Does CBD Have Neuroprotective Properties?

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Taking a closer look at neurons

Explore the inner workings of the human body, and a world of sophisticated mechanisms reveals itself. Although we often take for granted the ability to move, think, and feel—none would be possible without neurons. A neuron is defined as “an electrically excitable cell that communicates with other cells via specialised connections called synapses”. Synapses may sound complicated, but they are merely structures that permit one nerve cell to pass an electrical or chemical signal to another nerve cell.

An “action” can be as simple as clicking the link to this article. In a fraction of a second, your body will have sent and received thousands of signals (thanks to neurons) to facilitate this action. Now imagine those neurons become damaged, or begin to degrade, and it’s easy to understand how something as simple as using a mouse can become challenging, or in worst case scenarios—impossible.

Unfortunately, inflammation and oxidative stress can destroy or severely damage neurons and their ability to process electrical signals. Huntington's, Alzheimer's, and Parkinson's disease are all examples of a breakdown in neurons that leads to impairments in memory, motor function, and more. These conditions, amongst several others, share a common attribute—they are all neurodegenerative. Not only is protecting neurons essential, but so too is encouraging the body to develop new ones to replace those that have become damaged.

Understanding how CBD works

You may be wondering how CBD might play a part in the development and protection of new neurons, and you’re not the only one. It is a question that is still under careful review by researchers. It helps to begin by looking at the endocannabinoid system (ECS), and the impact CBD has on its production of endocannabinoids.

CBD's interaction with the ECS differs from that of other prominent cannabinoids. Rather than directly binding to CB receptors expressed throughout the body, the compound favours a more indirect approach. That’s not to say it doesn't affect CB1 or CB2 receptors at all.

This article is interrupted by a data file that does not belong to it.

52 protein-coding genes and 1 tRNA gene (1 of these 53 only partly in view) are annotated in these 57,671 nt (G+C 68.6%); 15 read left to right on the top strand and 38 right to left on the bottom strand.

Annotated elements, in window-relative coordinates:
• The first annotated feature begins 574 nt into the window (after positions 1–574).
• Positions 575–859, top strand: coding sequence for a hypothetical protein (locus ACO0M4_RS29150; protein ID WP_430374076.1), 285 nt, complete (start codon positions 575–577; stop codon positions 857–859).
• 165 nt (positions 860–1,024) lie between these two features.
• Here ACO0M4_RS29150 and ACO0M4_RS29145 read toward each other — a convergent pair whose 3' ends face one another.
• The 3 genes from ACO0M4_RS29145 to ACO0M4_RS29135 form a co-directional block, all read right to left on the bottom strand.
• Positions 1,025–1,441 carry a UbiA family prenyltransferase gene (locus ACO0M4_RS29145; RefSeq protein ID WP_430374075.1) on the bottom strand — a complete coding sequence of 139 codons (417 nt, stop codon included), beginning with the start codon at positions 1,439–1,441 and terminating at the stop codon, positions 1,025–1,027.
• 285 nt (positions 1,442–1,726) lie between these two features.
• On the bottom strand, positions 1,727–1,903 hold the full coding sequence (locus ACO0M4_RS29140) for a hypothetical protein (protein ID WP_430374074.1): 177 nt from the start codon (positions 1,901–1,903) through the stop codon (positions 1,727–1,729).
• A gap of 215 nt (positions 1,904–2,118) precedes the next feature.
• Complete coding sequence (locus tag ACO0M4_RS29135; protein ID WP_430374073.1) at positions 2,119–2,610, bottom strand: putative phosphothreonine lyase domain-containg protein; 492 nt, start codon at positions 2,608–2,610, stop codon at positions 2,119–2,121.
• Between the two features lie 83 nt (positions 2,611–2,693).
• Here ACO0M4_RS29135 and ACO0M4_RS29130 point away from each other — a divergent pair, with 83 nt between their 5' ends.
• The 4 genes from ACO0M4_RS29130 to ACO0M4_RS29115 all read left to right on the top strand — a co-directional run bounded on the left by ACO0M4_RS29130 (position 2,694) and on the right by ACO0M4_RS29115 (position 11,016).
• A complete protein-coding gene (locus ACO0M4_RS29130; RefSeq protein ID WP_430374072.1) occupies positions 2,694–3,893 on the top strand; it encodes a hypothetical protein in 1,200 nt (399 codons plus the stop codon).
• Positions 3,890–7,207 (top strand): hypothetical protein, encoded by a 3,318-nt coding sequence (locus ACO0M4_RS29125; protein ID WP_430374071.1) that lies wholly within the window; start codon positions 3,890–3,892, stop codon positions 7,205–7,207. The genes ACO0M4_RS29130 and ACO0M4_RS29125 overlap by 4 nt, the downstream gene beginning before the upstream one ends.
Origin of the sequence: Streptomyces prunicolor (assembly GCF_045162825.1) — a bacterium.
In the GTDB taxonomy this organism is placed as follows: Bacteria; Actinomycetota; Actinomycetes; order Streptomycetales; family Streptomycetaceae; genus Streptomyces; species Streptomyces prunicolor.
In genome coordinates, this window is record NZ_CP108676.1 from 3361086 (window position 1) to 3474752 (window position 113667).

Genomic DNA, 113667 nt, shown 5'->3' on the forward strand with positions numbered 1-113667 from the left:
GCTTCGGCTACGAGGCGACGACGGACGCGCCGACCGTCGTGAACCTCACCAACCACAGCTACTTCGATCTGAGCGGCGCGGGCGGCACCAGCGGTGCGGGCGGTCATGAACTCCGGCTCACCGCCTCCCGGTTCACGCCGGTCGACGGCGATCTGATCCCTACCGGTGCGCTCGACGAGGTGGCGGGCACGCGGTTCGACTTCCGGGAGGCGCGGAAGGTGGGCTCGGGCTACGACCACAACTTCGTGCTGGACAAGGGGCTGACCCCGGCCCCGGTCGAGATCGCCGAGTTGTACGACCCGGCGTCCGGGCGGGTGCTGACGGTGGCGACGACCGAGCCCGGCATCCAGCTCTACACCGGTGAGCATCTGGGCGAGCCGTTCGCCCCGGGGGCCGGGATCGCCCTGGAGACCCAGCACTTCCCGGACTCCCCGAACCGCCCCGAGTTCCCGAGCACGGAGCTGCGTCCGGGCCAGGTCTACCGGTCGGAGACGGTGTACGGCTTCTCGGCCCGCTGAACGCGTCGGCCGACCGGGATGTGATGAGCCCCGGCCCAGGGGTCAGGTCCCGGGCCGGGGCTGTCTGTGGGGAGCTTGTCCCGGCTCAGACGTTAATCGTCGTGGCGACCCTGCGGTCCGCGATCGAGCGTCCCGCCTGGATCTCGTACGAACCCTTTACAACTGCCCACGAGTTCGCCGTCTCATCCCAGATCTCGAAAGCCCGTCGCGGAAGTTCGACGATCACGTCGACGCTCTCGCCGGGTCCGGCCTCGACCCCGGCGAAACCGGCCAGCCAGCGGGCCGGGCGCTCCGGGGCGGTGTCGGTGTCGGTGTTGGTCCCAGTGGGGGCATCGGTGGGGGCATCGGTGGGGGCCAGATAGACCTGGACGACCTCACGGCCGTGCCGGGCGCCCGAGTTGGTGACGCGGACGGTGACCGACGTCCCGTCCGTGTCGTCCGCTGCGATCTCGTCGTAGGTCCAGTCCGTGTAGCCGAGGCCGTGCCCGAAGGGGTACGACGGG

Instead, it is thought that CBD plays a supervisory role in the maintenance of the ECS, ensuring the regulatory system is operating at its best (the ideal state of homeostasis). A report published in Transitional Psychology outlines how CBD supports the production of anandamide (AEA) by blocking inhibiting enzymes. It is endocannabinoids like AEA that scientists predict may play a direct role in cellular signalling in conditions such as Parkinson’s and Alzheimer’s disease.

What else does the research suggest about CBD and neuroprotection?

We alluded to this earlier, but one of the critical mechanisms involved in the breakdown of neurons is oxidative stress. Oxidative stress occurs when there is an imbalance between free radicals and antioxidants. In a study published in the Journal of Neurochemistry, researchers sought to understand the impact CBD had on oxidative stress by replicating the scenario in cultured cells.

Results were favourable, with CBD showing a “combination of neuroprotective, antioxidative, and anti-apoptotic effects”. However, it's important to note that in vitro studies (outside of a living organism), while useful in establishing baseline interactions, cannot mimic the complexity of experiments performed in rodent models, or better yet, large-scale clinical trials.

Another prominent contributor to neurodegeneration is inflammation. While small levels of inflammation are a necessary part of our immune response, chronic inflammation damages cells or destroys them entirely. CBD has shown the ability to reduce the build-up of proinflammatory cytokines—messengers that contribute excessively to the inflammatory response.

The bottom line? More research is needed!

Whether it is CBD’s influence on endocannabinoids or its effects on oxidative stress and inflammation, scientists agree that results suggest CBD to have neuroprotective potential. The challenge, however, is pinning down precisely how this influence takes place, and its relevant applications. Unfortunately, for every possible interaction discovered, more variables are created, and it takes time to examine and understand each one.

The bottom line is, no matter how suggestive scientific results may be, significantly more research is needed before we can compose a clear consensus. Somewhere between CBD, the ECS, CB receptors, and endocannabinoids may lie the answer to an untold number of scientific queries.

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